Review: Macbeth at Chichester Theatre


While the production had its ups and downs, Macbeth's production still had some charming moments and a stunning cast.

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Paul Miller’s production of Macbeth featuring John Simm is running at Chichester Festival Theatre, delivering an understated yet powerful dramatic piece.

John Simm steals the show as the titular Macbeth, concealed in his power yet emotionally volatile while Dervla Kirwan’s Lady Macbeth manages to enchant between dancing around Macbeth and being a (not so trustworthy) voice of reason.

The play skimped on Lady Macbeth’s death, which was a disappointing choice in itself – but ultimately undermines the integrity of the character. Macbeth and Lady Macbeth stood out in the production, and Lady Macbeth deserves a spectacle of brutal, pivotal death along with the other scenes she shined in.

The casting of the witches, while excellent, left something to be desired. Macbeth is its most depraved when the focal characters reflect that. Witches that are haggard and mystifying in an ominous way; since witches are cross-culturally significant across time, it feels as though they should represent that. Instead, they run around the stage looking akin to being on their last day at Glastonbury festival.

There were given scenes that felt sluggish in their ability to keep your attention: not a fault of the actors but the general direction of the whole production. It lacked buoyancy and vivaciousness within its momentum. Thus, rather than nosediving into Macbeth’s descent into madness, we plod along.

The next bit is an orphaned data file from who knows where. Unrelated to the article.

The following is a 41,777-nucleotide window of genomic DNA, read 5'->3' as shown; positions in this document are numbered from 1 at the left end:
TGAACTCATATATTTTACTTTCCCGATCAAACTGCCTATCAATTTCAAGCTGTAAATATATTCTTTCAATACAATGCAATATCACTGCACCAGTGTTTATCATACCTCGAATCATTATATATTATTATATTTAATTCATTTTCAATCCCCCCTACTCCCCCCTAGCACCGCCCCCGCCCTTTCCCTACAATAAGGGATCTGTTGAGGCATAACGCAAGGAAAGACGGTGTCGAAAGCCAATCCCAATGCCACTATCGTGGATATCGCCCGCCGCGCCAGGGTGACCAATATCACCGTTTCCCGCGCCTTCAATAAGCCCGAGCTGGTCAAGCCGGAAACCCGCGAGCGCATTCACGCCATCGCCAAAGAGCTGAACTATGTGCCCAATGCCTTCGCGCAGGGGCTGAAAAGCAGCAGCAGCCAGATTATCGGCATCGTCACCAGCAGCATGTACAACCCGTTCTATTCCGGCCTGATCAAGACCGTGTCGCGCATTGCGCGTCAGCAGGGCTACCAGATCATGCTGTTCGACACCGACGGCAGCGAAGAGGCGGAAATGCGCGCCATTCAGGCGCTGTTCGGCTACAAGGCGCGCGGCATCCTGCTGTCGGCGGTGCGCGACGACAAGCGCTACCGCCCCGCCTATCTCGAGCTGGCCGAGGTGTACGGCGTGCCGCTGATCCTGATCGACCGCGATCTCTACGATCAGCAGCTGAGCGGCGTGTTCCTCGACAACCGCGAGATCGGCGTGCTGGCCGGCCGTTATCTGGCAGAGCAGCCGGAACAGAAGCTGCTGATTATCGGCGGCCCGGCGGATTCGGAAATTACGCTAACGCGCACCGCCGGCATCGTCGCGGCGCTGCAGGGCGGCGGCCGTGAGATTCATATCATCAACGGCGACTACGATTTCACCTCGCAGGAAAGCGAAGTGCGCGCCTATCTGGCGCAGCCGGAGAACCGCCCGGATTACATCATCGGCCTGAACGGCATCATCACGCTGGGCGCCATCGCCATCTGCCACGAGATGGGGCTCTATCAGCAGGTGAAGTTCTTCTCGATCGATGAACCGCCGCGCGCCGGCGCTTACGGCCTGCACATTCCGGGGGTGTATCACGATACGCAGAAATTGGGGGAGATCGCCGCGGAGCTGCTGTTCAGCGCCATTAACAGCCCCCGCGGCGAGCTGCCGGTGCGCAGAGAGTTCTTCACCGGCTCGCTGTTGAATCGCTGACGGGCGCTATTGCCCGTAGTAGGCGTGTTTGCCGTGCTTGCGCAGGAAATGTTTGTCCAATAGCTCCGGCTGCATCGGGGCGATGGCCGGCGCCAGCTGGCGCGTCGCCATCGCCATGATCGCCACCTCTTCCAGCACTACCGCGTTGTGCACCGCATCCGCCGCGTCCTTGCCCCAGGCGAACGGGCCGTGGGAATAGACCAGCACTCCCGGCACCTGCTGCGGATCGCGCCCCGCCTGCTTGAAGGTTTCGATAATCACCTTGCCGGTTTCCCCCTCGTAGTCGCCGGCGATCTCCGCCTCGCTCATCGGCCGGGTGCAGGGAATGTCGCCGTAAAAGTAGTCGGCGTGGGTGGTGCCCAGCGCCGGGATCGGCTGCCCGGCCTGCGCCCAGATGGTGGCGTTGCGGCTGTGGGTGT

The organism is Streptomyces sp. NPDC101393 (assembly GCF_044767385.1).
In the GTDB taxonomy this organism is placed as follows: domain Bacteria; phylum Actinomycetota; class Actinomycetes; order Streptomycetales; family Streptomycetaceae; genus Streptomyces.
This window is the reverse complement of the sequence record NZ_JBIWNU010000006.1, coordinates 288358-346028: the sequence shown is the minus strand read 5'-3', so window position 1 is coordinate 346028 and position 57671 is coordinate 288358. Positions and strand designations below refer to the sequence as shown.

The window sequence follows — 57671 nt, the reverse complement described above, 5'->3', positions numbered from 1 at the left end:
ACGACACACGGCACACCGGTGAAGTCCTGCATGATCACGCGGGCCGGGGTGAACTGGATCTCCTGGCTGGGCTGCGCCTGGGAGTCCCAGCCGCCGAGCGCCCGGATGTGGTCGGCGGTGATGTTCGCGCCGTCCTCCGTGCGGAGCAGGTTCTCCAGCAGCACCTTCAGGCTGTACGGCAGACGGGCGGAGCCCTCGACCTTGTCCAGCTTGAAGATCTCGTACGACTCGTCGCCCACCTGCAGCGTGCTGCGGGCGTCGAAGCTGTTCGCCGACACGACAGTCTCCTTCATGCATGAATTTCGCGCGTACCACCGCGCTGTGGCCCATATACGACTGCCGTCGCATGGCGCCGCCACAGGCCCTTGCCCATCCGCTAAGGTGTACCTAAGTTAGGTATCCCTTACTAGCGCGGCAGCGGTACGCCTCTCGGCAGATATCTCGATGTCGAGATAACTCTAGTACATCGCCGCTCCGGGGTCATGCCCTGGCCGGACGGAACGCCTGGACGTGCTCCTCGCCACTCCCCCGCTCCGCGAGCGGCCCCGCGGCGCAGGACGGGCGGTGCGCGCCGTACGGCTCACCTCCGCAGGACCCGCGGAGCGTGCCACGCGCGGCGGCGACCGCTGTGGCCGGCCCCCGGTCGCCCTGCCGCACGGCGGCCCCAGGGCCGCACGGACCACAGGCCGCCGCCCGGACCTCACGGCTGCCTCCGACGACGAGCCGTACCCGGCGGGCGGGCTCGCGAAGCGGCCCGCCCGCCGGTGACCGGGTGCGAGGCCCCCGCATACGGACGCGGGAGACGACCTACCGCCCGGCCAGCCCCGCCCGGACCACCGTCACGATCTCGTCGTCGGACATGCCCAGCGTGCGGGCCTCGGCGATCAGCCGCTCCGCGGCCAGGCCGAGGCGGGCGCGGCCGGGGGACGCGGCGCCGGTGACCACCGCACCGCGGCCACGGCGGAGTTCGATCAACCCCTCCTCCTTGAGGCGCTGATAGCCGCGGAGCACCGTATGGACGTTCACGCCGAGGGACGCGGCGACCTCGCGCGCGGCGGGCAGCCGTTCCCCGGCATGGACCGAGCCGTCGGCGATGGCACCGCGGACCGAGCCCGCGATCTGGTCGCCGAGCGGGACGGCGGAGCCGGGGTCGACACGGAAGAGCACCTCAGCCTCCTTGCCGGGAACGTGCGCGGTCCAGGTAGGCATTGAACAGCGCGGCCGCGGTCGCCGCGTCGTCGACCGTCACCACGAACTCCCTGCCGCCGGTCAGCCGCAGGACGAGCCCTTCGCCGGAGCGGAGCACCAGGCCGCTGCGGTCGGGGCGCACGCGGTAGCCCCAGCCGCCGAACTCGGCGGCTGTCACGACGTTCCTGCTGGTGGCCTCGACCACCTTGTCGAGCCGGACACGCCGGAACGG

A large part that played into the atmospheric drought was the set. To create pathetic fallacy, Tim Beird provides a video of grey clouds and twisting trees. Yet, sometimes the video is overzealous in its function. During Lady Macbeth’s first monologue the final words of every line were presented on the screen, in a bit of a cheesy manner that took the light from Kirwan’s stunning projection.

Yet, some parts had its charm: the almost smoke-screen set-up felt as though you were watching intimate moments through a window. The glass floor also acted as a fun vessel for the witches to climb under, creeping and crawling. Yet, it was met with impracticality as the performance was canceled following press night as the floor cracked before the first interval on its second performance.

It is worth going to see the production even if just for Simm and Kirwan, who pump realism and excitement back into the less admirable production.

The production of Macbeth is running until October 26th at Chichester Festival Theatre.


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